For a mix of cinnamon sugared and plain sugared donuts mix 70 grams of the sugar with the cinnamon to coat one half of the donuts. Use the remaining sugar to coat the other half of the donuts.
- To see how to make these delightful donuts see here on the Blue Eyed Bakers blog
This post is because of my husband. My husband is not straight forward to cook for, when I first met him he ate no vegetables at all, sorry a slight exaggeration, he ate peas, but the peas had to be from a can and called mushy! Can that be called a vegetable? Id say no so return to the statement that my husband ate no vegetables. This wasn’t such a problem when we were young and didn’t worry about health concerns, I just left any vegetables off of his plate. I tried over the years to sneak healthier things into my husbands food, lots of times very successfully although there were times after he learned to be suspicious when I got caught out! In more recent years, tastes and health have changed and including vegetables is now not so difficult, although that does not include any kind of brassica!
I look after and cook for children so often times if I make something that turns out to be popular with all 3 children (a very rare event!) I will try it out at home on my husband! This pie is one such thing, thumbs up from the kids and my husband! In the beginning my husband would pick out the carrots but now he eats it all! Pie is a favourite of my husbands, he says he particularly likes mine and was concerned one day that if anything happened to me he may never get to have that pie again! It’s true that a lot of what I cook is made up at the time and no recipe is followed, luckily I have a food blog to record these things! I have been meaning to get this recipe written down for a long time so just for my lovely husband here it is!
I do tend to use store-bought pastry but get the all-butter kind so no other weirdly named ingredients are added. This recipe works just as well with puff or shortbread pastry. I don’t have pastry on the bottom as I can’t face the worry of soggy bottoms and it cuts down on the calories.
Despite many attempts taking a pretty picture of a pie proved impossible!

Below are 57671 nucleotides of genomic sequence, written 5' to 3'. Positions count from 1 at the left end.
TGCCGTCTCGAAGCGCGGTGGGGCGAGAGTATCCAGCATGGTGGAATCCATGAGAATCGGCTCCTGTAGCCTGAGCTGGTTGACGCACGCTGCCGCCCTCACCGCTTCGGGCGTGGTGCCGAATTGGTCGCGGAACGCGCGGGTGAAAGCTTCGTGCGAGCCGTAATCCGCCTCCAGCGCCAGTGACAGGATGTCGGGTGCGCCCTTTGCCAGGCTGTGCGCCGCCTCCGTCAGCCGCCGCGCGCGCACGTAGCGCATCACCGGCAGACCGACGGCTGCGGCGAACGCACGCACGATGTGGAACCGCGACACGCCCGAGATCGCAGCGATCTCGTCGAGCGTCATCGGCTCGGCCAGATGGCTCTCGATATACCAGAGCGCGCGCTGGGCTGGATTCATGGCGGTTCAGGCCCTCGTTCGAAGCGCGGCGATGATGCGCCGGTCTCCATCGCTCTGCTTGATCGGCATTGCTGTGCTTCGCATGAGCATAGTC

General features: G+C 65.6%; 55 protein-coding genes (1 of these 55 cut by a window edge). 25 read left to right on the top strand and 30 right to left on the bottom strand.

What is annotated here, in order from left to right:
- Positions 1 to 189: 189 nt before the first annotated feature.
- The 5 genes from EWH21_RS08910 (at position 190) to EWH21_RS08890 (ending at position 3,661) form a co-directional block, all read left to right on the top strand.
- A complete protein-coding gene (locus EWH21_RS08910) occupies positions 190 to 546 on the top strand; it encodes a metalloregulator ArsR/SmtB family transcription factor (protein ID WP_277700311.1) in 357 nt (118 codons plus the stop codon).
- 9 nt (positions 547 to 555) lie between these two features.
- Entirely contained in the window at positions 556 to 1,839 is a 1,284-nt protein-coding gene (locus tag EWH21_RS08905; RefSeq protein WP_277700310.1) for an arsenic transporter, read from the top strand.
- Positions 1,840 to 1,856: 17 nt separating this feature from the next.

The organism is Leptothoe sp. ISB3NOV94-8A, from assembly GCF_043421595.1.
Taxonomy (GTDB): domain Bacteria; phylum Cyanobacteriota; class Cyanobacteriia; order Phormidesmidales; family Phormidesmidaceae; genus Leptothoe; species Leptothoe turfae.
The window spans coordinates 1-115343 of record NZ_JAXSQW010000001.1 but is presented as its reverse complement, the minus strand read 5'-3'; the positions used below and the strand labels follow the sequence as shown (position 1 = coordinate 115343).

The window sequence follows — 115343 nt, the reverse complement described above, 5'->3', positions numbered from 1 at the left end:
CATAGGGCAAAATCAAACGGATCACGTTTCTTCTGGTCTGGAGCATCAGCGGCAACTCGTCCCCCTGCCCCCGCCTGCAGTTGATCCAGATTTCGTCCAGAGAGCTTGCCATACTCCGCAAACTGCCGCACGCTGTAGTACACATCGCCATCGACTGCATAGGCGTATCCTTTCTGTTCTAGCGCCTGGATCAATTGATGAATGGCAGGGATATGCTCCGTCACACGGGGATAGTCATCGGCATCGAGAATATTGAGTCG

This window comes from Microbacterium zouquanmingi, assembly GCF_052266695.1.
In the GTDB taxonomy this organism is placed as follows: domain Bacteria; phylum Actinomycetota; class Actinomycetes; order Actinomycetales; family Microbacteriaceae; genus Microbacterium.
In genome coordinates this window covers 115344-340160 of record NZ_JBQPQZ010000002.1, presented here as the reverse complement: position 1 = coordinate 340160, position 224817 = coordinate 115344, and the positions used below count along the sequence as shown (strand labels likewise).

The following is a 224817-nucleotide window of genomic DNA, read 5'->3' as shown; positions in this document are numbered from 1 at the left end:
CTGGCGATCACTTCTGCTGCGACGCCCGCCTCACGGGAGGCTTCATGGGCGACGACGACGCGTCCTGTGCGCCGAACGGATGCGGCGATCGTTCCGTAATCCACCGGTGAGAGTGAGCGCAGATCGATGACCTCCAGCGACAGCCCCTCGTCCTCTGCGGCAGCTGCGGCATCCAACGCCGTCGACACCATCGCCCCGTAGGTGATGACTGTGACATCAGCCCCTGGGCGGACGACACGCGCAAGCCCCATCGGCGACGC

- 2 chicken breasts, cut into bite size pieces
- 1 tbsp oil
- 200 ml chicken stock
- 1 large carrot, peeled and sliced
- 1 medium leek, cleaned and sliced
- 1 sheet of ready to roll short crust or puff pastry
for the sauce
- 225 ml milk plus a little extra for brushing the pastry
- 20 grams plain flour
- 20 grams butter
- 1/2 heaped teaspoon dried tarragon
- salt and pepper to taste
- Preheat the oven to 200 C, 400 F, Gas 6.
- Add the stock to a sauce pan and add the sliced carrots, briefly cook for a few minutes until jut softened. Turn off the heat and set aside, keep the stock as you made need some to thin the sauce later.
- Heat the oil in a frying pan over medium heat and add the chicken pieces, stir to coat in oil until chicken begins to colour. Add the leeks and fry gently until leeks are softened. Remove from the heat and set aside.
- To make the sauce add the milk, flour and butter to a saucepan, heat over a medium heat whisking constantly until mixture comes to the boil and has thickened. When this happens remove from the heat and add the tarragon and season with salt and pepper.
- Pour the sauce over the chicken and leeks and also add the carrots, stir together. If you would like a thinner sauce use some of the reserved stock from the carrots to thin to the consistency you like. Tip into a pie dish.
- With a piece of paper towel wipe the edge of the pie dish with a little milk so the pastry will stick.
- Put the prepared pastry sheet over the pie dish and press firmly around the edge of the pastry so it sticks to the dish and seals all the way around it then trim any excess pastry away with a knife.
- Brush the pie with a little milk and bake for 25 minutes.